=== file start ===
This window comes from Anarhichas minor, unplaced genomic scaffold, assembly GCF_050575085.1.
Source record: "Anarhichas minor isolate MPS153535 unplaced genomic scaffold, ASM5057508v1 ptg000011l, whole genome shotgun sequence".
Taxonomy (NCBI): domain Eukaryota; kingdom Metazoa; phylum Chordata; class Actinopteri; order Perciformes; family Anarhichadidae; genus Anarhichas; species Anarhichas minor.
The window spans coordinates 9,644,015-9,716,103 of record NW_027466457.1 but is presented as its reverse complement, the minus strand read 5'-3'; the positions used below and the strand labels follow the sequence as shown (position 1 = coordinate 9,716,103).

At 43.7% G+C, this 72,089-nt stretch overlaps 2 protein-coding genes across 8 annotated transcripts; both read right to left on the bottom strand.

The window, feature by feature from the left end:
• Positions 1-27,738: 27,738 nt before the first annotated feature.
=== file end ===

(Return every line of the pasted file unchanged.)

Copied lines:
This window comes from Anarhichas minor, unplaced genomic scaffold, assembly GCF_050575085.1.
Source record: "Anarhichas minor isolate MPS153535 unplaced genomic scaffold, ASM5057508v1 ptg000011l, whole genome shotgun sequence".
Taxonomy (NCBI): domain Eukaryota; kingdom Metazoa; phylum Chordata; class Actinopteri; order Perciformes; family Anarhichadidae; genus Anarhichas; species Anarhichas minor.
The window spans coordinates 9,644,015-9,716,103 of record NW_027466457.1 but is presented as its reverse complement, the minus strand read 5'-3'; the positions used below and the strand labels follow the sequence as shown (position 1 = coordinate 9,716,103).

At 43.7% G+C, this 72,089-nt stretch overlaps 2 protein-coding genes across 8 annotated transcripts; both read right to left on the bottom strand.

The window, feature by feature from the left end:
• Positions 1-27,738: 27,738 nt before the first annotated feature.